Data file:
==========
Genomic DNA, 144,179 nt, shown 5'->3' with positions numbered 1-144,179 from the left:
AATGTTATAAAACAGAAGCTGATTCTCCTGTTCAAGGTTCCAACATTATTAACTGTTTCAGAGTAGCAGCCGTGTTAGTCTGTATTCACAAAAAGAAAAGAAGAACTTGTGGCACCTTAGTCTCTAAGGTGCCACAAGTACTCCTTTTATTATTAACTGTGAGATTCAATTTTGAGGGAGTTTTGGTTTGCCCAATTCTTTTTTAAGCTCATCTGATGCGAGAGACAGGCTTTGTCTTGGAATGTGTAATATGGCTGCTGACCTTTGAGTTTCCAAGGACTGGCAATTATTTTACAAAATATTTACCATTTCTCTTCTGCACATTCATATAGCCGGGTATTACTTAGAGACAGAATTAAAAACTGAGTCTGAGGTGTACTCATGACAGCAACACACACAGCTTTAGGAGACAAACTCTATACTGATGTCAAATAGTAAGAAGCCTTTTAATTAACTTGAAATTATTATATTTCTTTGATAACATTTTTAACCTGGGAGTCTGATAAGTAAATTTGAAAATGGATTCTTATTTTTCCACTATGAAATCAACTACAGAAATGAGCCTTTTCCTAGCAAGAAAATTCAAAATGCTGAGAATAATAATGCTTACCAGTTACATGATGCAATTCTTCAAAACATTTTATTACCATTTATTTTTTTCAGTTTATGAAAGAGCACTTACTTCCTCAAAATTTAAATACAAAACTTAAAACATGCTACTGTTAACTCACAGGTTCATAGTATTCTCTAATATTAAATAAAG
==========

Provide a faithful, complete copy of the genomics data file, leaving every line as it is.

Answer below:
Genomic DNA, 144,179 nt, shown 5'->3' with positions numbered 1-144,179 from the left:
AATGTTATAAAACAGAAGCTGATTCTCCTGTTCAAGGTTCCAACATTATTAACTGTTTCAGAGTAGCAGCCGTGTTAGTCTGTATTCACAAAAAGAAAAGAAGAACTTGTGGCACCTTAGTCTCTAAGGTGCCACAAGTACTCCTTTTATTATTAACTGTGAGATTCAATTTTGAGGGAGTTTTGGTTTGCCCAATTCTTTTTTAAGCTCATCTGATGCGAGAGACAGGCTTTGTCTTGGAATGTGTAATATGGCTGCTGACCTTTGAGTTTCCAAGGACTGGCAATTATTTTACAAAATATTTACCATTTCTCTTCTGCACATTCATATAGCCGGGTATTACTTAGAGACAGAATTAAAAACTGAGTCTGAGGTGTACTCATGACAGCAACACACACAGCTTTAGGAGACAAACTCTATACTGATGTCAAATAGTAAGAAGCCTTTTAATTAACTTGAAATTATTATATTTCTTTGATAACATTTTTAACCTGGGAGTCTGATAAGTAAATTTGAAAATGGATTCTTATTTTTCCACTATGAAATCAACTACAGAAATGAGCCTTTTCCTAGCAAGAAAATTCAAAATGCTGAGAATAATAATGCTTACCAGTTACATGATGCAATTCTTCAAAACATTTTATTACCATTTATTTTTTTCAGTTTATGAAAGAGCACTTACTTCCTCAAAATTTAAATACAAAACTTAAAACATGCTACTGTTAACTCACAGGTTCATAGTATTCTCTAATATTAAATAAAG